Most people have a running dialogue in their head. It seems like all day long that voice is talking and never shuts up. For many people this inner voice can feel like a nuisance, and some get really good at tuning it out. There is actually a good reason to pay attention to that voice because it is likely either helping you or harming you. If it’s the latter, then it is quite important to examine and work on modifying and changing that voice. With a pessimistic and negativistic slant or bias, many people end up being self-deprecating which can have a cumulative effect over time.
How self-talk can be helpful
Our inner monologue helps us process events throughout our day and can be helpful in this regard. When our self-talk takes a cheery and positive quality it can be instrumental in providing encouragement and reassurance to ourselves as we face challenges and obstacles. It can also have a calming and reassuring effect when with are experiencing anxiety and stress. Positive self-talk can also be used to motivate us to achieve goals, persevere on tasks, and help us focus on the bigger picture. A positive inner dialogue can facilitate greater happiness, confidence, and success.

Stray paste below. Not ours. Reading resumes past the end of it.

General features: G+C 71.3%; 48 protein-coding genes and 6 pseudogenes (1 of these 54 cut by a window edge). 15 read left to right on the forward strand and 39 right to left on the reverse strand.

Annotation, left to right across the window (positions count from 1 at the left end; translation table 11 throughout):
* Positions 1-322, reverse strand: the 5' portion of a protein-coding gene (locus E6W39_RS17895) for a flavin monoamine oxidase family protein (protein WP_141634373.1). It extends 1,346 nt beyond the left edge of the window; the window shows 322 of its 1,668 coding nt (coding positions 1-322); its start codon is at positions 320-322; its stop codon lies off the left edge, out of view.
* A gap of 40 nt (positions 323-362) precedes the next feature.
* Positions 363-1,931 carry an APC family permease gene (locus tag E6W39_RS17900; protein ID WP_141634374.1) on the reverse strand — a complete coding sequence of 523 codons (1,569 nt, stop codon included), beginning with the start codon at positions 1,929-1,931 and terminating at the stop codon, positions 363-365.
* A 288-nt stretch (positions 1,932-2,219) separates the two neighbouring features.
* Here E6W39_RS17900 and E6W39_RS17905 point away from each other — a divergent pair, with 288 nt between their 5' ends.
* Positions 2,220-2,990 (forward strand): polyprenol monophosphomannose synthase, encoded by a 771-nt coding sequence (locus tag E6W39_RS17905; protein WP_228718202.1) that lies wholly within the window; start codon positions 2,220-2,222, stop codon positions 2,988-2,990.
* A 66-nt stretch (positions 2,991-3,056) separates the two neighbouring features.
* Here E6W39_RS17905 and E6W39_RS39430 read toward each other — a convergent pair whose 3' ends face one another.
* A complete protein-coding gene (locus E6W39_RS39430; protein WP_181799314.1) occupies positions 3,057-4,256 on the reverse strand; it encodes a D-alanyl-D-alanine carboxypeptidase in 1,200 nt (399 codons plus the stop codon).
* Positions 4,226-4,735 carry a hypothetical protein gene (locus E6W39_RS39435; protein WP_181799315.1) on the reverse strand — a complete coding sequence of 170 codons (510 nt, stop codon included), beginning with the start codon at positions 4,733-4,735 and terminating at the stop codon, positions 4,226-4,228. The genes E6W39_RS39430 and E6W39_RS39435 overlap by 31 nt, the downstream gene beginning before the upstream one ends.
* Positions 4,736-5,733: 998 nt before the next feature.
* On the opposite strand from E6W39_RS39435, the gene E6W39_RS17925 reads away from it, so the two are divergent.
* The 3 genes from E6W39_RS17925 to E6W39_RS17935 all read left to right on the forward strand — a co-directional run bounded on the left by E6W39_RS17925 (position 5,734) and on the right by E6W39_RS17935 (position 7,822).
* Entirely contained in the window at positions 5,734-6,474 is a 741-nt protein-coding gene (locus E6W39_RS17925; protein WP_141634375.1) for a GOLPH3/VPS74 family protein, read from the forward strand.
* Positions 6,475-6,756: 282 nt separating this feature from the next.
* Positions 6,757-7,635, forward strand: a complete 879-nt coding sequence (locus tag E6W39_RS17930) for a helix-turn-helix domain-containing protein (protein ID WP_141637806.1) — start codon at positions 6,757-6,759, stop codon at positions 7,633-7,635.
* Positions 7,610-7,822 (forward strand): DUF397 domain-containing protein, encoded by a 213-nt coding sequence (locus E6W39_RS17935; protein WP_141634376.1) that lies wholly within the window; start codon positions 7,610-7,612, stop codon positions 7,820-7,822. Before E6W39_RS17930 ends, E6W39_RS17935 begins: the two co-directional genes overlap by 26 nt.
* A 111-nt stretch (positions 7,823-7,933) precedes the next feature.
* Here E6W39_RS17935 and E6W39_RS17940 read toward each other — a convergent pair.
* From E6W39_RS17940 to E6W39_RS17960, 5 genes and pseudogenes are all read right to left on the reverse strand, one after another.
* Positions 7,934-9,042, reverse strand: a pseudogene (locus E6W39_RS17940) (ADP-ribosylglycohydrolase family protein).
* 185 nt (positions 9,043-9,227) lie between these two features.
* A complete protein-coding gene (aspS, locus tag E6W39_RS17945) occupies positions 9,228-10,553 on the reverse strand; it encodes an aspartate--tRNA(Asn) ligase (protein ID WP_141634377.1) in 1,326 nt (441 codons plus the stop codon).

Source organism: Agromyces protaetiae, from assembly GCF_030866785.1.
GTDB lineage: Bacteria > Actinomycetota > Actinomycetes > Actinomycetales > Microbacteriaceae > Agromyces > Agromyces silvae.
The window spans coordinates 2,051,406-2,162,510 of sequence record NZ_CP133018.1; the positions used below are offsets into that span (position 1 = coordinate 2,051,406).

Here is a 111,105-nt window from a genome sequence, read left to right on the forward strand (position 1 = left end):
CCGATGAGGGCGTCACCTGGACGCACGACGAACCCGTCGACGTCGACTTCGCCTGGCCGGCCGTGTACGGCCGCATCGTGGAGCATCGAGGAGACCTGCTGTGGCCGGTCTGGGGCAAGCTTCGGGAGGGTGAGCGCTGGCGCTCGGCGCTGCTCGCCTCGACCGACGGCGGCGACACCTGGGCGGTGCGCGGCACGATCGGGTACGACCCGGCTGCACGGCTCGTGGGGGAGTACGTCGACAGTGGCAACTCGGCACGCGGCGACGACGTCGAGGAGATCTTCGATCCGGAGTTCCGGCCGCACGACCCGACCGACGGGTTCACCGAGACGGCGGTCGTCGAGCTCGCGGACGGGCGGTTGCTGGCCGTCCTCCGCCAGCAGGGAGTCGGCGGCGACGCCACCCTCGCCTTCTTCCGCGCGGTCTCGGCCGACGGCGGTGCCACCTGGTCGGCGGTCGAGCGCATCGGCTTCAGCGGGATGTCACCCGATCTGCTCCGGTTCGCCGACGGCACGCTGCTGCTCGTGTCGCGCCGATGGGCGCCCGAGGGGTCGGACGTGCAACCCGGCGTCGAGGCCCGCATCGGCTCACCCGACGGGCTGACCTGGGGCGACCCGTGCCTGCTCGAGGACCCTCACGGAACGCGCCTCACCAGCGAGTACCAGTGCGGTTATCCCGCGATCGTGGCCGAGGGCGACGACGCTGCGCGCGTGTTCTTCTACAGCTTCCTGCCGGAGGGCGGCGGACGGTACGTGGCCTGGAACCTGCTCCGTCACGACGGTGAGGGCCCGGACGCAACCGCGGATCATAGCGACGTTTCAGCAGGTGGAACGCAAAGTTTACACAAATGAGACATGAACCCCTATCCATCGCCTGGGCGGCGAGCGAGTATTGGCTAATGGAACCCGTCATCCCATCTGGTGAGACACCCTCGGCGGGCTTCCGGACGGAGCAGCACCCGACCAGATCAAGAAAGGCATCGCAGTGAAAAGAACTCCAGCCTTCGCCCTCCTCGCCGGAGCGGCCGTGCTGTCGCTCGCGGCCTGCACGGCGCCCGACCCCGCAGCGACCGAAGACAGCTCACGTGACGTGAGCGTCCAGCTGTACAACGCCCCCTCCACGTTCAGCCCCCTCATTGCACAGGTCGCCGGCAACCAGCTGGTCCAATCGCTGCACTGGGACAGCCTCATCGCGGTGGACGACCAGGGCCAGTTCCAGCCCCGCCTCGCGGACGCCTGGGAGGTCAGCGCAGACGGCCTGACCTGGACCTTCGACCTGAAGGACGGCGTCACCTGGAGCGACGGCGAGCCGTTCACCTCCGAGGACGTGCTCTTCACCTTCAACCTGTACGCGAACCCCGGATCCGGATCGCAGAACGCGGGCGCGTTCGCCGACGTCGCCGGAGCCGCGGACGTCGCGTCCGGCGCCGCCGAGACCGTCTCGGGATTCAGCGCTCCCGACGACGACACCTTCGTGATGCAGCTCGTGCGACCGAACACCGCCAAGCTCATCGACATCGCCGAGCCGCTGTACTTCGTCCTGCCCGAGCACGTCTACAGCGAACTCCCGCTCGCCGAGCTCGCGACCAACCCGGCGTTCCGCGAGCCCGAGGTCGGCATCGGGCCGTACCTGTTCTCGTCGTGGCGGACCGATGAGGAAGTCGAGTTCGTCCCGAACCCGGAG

How self-talk can be harmful
Those who have negative and harsh self-talk often end up developing an inner critic that is prone to beating themselves up in a very self-deprecating way. These could include inner thoughts and beliefs such as, “I’m such a loser” or “I suck at everything”. Negative self-talk rarely reflects reality and tends to distort or amplify weaknesses or failures. Over time this can fuel both depression and anxiety. Negative self-talk has the potential to impact countless areas of our life such as self-esteem, body image, sexual performance, social interactions, career achievement and promotion, and much more.
Maple Grove Psychiatrists
If your self-talk is negative and impacts your life, it may be time to take action. Learning to control and redirect self-talk is something you can achieve. If you want to get that voice working for you rather than against you, feel free to contact IPC so you can schedule a consultation with one of our psychologists or psychiatrists so we can help discuss treatment options. Please call us now at 763-416-4167, or request an appointment on our website: WWW.IPC-MN.COM so we can sit down with you and complete a thorough assessment and help you develop a plan of action that will work for you. Life is too short to be unhappy. Find the peace of mind you deserve.
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